A Look At The Intrinsic Value Of Deutsche Post AG (ETR:DPW)

Does the September share price for Deutsche Post AG (ETR:DPW) reflect what it’s really worth? Today, we will estimate the stock’s intrinsic value by projecting its future cash flows and then discounting them to today’s value. One way to achieve this is by employing the Discounted Cash Flow (DCF) model. It may sound complicated, but actually it is quite simple!

We would caution that there are many ways of valuing a company and, like the DCF, each technique has advantages and disadvantages in certain scenarios. If you want to learn more about discounted cash flow, the rationale behind this calculation can be read in detail in the Simply Wall St analysis model.

See our latest analysis for Deutsche Post

The calculation

We use what is known as a 2-stage model, which simply means we have two different periods of growth rates for the company’s cash flows. Generally the first stage is higher growth, and the second stage is a lower growth phase. In the first stage we need to estimate the cash flows to the business over the next ten years. Where possible we use analyst estimates, but when these aren’t available we extrapolate the previous free cash flow (FCF) from the last estimate or reported value. We assume companies with shrinking free cash flow will slow their rate of shrinkage, and that companies with growing free cash flow will see their growth rate slow, over this period. We do this to reflect that growth tends to slow more in the early years than it does in later years.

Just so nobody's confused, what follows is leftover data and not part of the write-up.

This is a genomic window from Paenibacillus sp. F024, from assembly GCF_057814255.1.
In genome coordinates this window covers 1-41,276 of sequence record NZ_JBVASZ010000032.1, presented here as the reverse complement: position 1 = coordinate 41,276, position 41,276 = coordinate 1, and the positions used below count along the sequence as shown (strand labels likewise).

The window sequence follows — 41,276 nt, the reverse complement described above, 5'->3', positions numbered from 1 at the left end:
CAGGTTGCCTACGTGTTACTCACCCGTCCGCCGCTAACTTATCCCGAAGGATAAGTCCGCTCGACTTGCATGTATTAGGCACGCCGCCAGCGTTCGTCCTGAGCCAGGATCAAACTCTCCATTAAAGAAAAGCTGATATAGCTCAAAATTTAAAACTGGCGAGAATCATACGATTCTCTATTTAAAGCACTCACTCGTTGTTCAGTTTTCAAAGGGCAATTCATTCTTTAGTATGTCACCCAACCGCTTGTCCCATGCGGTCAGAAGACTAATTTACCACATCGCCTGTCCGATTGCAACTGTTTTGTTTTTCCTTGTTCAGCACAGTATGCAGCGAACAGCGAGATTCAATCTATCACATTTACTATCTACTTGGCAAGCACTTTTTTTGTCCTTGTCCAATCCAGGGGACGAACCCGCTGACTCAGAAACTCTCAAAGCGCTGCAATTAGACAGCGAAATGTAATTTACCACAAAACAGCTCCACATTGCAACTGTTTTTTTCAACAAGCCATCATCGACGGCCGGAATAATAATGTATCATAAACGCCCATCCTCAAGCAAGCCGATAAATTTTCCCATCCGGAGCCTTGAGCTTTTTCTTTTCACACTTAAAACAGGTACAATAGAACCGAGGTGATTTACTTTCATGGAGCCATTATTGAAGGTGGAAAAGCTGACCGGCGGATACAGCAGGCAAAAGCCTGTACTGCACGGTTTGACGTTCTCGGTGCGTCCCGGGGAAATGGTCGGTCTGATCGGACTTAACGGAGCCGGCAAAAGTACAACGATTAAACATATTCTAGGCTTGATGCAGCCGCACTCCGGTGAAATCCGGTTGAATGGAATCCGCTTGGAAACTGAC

A DCF is all about the idea that a dollar in the future is less valuable than a dollar today, so we need to discount the sum of these future cash flows to arrive at a present value estimate:

10-year free cash flow (FCF) estimate

2021 2022 2023 2024 2025 2026 2027 2028 2029 2030
Levered FCF (€, Millions) €2.01b €2.39b €3.38b €3.48b €3.54b €3.59b €3.63b €3.66b €3.68b €3.70b
Growth Rate Estimate Source Analyst x12 Analyst x10 Analyst x1 Analyst x1 Est @ 1.9% Est @ 1.39% Est @ 1.04% Est @ 0.79% Est @ 0.62% Est @ 0.49%